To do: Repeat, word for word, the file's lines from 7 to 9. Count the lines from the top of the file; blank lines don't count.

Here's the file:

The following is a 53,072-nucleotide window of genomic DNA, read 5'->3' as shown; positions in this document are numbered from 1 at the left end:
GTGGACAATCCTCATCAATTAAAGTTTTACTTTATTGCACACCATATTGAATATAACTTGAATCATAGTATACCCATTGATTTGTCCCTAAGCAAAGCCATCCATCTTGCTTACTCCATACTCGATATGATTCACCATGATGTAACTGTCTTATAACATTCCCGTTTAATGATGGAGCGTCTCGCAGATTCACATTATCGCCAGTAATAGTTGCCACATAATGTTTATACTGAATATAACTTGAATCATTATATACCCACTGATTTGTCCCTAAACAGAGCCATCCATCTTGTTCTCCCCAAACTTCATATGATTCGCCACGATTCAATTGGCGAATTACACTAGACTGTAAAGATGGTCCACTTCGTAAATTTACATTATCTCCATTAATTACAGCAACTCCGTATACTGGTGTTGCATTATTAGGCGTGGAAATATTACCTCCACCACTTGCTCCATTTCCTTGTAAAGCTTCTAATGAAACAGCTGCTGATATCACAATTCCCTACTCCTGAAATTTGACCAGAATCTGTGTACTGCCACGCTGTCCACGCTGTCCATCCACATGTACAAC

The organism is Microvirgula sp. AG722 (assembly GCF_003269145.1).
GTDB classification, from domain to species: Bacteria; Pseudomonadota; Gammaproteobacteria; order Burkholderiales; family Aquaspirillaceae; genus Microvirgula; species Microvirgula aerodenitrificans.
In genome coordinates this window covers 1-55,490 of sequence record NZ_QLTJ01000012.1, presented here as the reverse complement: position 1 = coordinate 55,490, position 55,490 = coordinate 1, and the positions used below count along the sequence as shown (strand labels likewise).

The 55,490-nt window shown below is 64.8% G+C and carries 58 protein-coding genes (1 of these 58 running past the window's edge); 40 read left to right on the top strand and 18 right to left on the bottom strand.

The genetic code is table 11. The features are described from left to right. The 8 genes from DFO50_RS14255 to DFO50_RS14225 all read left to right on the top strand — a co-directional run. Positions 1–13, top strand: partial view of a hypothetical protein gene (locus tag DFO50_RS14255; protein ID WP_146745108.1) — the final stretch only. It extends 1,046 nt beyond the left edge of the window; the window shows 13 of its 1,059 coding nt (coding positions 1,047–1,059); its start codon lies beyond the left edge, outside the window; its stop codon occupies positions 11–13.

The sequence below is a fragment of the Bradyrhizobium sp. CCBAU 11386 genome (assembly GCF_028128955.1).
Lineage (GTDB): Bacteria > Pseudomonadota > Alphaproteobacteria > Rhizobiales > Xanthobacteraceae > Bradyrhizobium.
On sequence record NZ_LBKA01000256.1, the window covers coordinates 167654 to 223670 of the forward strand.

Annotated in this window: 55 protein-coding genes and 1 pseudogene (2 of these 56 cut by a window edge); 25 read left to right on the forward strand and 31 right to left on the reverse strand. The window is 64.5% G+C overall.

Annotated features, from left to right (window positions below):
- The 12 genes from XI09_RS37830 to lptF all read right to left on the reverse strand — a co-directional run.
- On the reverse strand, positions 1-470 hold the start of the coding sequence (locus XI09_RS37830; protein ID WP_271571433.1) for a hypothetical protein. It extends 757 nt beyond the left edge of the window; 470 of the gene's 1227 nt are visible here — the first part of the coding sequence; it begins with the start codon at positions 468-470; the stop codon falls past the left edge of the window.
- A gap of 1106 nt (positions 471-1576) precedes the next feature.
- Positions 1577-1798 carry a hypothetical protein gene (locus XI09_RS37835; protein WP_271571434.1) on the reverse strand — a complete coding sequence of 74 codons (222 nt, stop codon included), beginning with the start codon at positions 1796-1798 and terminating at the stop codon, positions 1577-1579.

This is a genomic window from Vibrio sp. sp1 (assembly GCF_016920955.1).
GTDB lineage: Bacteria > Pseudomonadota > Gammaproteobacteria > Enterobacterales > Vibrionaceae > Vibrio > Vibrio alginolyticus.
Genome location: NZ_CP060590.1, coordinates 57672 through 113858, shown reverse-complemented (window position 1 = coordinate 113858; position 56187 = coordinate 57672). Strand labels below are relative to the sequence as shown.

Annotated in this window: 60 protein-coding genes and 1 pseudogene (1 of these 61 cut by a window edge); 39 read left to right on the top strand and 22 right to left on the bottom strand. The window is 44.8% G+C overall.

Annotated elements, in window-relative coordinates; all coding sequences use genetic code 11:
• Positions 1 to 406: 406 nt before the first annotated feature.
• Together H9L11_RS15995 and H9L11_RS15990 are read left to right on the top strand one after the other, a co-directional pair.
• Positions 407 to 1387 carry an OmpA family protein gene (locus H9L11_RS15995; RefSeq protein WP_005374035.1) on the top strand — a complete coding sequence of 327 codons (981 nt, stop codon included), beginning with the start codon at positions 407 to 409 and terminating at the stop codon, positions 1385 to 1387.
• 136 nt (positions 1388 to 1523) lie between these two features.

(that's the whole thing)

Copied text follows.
The genetic code is table 11. The features are described from left to right. The 8 genes from DFO50_RS14255 to DFO50_RS14225 all read left to right on the top strand — a co-directional run. Positions 1–13, top strand: partial view of a hypothetical protein gene (locus tag DFO50_RS14255; protein ID WP_146745108.1) — the final stretch only. It extends 1,046 nt beyond the left edge of the window; the window shows 13 of its 1,059 coding nt (coding positions 1,047–1,059); its start codon lies beyond the left edge, outside the window; its stop codon occupies positions 11–13.

The sequence below is a fragment of the Bradyrhizobium sp. CCBAU 11386 genome (assembly GCF_028128955.1).
Lineage (GTDB): Bacteria > Pseudomonadota > Alphaproteobacteria > Rhizobiales > Xanthobacteraceae > Bradyrhizobium.